Shift from Information Enabler to Inquiry Facilitator

Punch busywork in the face. Ask questions instead of telling information. Don't tell students information they can find on their own. Once again, Alice Keeler has struck me square in the face. I stole a screen shot of her Google Keep note and pinned it to my bulletin board determined to filter every decision I make through these standards.

Recently, I participated in an in-service wherein the presenter made reference to "The Sage on the Stage." I remember sitting there thinking to myself, yeah, that's not me. I do Google classroom. I sit with my students and ask them questions. But after snatching Alice's keep and pinning it to my board and really reflecting on my practices, I began to realize, with horror, that I AM the Sage on the Stage. While I've always kind of prided myself on being a bit ahead of the ingenuity curve utilizing cooperative learning structures and ed tech as a means for students to engage, explore, and express their levels of learning and understanding, there is still an element of my practice that consists of my being the holder and provider of knowledge. I'm an information enabler! Whenever we have new content to cover, I stand up front and tell it my students. I even ask them to write down what I'm telling them! I haven't been encouraging my students to seek the information for themselves, rather they just instinctively turn to me to give it to them.
Time to change my game plan.
So I read some more blogs, I joined in some more twitter chats, and figured out a game plan for changing this. I printed off this Depth of Knowledge Wheel as well as this 4 C's of learning poster and began funneling my lesson plans through it. Following the wisdom of Shelley Burgess, I began planning with the idea to Live in DOK2 and DOK3, visit DOK1 and DOK4, all the while adhering to Alice Keeler's rule of thumb, to have at least 1 C in my lesson.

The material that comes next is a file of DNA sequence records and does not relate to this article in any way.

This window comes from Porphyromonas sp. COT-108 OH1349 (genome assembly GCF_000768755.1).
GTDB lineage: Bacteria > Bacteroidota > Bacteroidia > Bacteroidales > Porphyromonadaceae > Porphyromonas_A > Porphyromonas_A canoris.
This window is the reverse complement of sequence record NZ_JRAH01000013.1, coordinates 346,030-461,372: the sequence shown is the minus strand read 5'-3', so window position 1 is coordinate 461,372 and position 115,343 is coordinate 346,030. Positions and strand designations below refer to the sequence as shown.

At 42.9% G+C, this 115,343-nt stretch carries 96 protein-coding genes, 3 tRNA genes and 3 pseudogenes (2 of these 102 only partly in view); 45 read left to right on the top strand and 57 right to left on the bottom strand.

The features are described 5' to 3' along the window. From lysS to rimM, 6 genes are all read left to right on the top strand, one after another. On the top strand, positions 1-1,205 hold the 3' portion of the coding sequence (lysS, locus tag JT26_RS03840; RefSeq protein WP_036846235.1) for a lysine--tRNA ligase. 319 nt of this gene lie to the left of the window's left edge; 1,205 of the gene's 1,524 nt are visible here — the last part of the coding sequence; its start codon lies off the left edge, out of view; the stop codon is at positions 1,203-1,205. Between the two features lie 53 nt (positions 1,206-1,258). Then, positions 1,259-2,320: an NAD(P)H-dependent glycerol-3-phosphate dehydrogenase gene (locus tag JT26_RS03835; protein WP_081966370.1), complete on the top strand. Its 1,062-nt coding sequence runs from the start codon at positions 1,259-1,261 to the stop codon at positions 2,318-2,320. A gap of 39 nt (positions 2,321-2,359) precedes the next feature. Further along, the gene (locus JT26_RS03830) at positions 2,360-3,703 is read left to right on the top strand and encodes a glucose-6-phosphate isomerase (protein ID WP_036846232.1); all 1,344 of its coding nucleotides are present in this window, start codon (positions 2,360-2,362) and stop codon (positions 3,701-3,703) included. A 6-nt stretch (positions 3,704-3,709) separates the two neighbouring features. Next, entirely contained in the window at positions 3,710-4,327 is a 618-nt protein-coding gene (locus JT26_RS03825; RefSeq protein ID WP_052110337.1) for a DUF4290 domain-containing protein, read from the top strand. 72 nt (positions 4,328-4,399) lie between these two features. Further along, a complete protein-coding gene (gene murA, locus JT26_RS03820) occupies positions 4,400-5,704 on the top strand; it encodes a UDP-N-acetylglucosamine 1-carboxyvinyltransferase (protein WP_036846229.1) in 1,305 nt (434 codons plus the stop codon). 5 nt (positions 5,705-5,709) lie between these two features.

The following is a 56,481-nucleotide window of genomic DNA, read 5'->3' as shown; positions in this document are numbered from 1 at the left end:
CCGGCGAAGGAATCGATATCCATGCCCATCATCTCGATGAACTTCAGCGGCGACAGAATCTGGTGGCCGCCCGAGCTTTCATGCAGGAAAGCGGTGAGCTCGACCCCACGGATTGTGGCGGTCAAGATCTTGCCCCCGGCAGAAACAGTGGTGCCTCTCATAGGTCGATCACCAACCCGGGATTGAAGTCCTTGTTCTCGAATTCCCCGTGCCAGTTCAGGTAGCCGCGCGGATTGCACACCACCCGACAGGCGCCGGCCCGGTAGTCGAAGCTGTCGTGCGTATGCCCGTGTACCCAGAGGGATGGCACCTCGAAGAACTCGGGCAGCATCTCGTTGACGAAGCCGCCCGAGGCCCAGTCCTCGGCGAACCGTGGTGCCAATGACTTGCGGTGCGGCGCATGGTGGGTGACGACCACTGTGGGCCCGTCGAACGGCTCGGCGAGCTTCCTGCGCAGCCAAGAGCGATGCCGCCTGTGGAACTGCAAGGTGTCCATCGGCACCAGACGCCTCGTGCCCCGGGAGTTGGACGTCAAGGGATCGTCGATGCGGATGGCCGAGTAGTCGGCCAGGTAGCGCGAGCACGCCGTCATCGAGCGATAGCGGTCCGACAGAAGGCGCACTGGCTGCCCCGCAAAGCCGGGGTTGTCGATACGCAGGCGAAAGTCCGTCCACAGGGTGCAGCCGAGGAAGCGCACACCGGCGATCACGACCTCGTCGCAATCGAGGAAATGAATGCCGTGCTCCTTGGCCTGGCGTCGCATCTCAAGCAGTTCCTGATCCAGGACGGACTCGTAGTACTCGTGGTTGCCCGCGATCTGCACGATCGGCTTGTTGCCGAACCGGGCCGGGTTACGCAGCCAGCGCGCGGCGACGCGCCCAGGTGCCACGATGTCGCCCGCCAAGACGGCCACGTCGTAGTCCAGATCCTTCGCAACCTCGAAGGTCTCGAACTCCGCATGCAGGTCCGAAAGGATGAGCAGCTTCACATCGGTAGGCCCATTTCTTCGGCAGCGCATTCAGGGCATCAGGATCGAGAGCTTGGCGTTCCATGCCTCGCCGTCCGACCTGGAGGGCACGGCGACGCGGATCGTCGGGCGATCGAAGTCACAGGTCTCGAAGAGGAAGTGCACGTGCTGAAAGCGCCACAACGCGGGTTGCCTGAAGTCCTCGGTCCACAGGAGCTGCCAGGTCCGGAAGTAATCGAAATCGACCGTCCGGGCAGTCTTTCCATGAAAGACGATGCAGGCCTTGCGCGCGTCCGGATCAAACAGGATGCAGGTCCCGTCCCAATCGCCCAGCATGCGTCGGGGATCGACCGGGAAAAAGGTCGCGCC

Here is a Google sheet activity I recently created to shift my pedagogy from an information enabler to a inquiry facilitator while employing the 4 C's of the 21st century: communication, collaboration, critical thinking, creativity.
Being able to teach vocabulary in a meaningful, un-isolated way has always been something I have struggled with, so I decided it should be the first one I would attack with my new standards: punch busywork in the face, ask questions don't tell information.
It is designed for students to work collaboratively through each of the DOKs with most of the emphasis on DOK2 and DOK3. Please copy it, use it, and share it if it helps you in your shift from information enabler to inquiry facilitator.

Teach in the way they are smart.


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